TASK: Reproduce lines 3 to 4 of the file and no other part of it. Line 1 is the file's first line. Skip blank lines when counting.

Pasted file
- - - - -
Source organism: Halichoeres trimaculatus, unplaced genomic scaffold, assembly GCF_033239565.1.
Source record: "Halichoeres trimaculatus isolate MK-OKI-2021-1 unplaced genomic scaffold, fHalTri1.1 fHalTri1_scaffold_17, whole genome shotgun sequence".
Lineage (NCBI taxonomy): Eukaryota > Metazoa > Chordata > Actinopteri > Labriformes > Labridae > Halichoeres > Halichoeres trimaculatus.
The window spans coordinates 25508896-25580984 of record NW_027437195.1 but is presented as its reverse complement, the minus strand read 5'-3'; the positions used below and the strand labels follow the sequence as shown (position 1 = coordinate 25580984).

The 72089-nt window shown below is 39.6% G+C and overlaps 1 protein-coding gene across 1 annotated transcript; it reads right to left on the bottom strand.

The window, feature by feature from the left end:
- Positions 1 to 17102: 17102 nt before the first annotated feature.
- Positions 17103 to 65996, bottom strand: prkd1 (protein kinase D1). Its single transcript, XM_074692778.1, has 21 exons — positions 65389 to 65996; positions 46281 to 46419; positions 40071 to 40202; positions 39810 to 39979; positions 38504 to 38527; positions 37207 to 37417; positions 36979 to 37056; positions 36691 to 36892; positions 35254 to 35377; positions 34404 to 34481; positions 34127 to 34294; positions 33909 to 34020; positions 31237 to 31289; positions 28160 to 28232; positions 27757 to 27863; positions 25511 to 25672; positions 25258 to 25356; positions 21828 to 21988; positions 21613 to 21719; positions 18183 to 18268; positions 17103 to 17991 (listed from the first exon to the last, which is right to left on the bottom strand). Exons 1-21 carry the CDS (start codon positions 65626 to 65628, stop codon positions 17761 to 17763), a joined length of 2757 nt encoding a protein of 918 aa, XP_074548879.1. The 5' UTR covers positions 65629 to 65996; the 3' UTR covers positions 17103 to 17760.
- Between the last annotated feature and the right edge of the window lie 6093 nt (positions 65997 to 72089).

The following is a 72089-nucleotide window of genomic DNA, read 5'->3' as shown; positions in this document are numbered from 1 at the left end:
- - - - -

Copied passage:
Lineage (NCBI taxonomy): Eukaryota > Metazoa > Chordata > Actinopteri > Labriformes > Labridae > Halichoeres > Halichoeres trimaculatus.
The window spans coordinates 25508896-25580984 of record NW_027437195.1 but is presented as its reverse complement, the minus strand read 5'-3'; the positions used below and the strand labels follow the sequence as shown (position 1 = coordinate 25580984).